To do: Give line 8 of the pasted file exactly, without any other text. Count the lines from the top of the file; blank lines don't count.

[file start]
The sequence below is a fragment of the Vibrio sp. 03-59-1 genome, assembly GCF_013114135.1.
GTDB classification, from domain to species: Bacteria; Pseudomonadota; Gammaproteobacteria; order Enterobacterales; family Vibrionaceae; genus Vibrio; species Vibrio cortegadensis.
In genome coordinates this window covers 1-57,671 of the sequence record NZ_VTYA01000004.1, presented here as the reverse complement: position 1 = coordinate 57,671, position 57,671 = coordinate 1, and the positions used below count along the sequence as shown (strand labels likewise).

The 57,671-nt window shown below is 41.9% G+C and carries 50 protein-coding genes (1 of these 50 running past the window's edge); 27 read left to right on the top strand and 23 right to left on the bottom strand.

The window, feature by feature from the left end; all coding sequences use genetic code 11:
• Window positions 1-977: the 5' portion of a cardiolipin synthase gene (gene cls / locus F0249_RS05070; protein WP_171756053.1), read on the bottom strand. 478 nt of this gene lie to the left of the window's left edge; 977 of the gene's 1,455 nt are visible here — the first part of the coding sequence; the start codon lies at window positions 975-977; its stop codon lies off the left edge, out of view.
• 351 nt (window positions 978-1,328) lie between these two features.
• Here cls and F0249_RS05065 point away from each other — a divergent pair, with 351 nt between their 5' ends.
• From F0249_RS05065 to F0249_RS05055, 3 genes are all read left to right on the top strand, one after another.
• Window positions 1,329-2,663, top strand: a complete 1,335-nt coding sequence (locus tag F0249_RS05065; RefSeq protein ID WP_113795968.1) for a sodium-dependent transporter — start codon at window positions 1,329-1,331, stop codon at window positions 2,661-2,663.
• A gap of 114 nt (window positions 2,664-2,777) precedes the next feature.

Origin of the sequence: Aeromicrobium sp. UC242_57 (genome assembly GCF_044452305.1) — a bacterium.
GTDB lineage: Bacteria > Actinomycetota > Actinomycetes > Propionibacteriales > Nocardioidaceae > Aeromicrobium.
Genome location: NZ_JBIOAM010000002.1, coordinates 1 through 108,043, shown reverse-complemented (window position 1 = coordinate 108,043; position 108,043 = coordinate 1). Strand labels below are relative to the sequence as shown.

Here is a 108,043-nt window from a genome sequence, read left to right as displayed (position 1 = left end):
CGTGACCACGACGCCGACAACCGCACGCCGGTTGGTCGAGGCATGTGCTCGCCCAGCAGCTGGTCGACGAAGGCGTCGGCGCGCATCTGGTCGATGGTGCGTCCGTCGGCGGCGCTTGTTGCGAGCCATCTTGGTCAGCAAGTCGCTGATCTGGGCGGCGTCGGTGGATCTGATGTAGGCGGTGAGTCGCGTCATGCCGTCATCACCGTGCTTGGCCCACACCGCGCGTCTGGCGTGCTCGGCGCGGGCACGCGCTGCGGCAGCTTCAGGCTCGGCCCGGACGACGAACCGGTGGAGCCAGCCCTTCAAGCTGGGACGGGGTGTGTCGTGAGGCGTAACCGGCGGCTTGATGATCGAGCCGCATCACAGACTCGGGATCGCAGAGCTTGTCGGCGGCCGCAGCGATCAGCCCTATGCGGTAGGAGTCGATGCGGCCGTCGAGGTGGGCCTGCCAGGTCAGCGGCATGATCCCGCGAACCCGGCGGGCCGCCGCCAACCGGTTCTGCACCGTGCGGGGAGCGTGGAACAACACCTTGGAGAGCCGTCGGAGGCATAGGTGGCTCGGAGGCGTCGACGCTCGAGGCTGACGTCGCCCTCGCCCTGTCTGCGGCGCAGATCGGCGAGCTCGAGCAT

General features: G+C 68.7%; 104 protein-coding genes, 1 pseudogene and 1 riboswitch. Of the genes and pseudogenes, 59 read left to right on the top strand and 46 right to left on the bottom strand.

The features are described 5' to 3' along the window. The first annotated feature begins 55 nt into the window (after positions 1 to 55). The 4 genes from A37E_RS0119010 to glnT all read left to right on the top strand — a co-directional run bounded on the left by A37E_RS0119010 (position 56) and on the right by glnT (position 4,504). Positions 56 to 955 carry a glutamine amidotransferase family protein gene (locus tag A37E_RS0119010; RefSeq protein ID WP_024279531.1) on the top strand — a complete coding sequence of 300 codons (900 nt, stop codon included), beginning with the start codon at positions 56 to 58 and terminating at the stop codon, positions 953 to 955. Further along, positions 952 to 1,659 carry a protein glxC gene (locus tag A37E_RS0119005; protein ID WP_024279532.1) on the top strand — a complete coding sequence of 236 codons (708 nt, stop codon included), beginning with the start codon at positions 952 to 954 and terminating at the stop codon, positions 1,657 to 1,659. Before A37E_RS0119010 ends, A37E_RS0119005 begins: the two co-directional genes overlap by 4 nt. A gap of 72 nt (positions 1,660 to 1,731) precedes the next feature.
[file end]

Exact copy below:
• Here cls and F0249_RS05065 point away from each other — a divergent pair, with 351 nt between their 5' ends.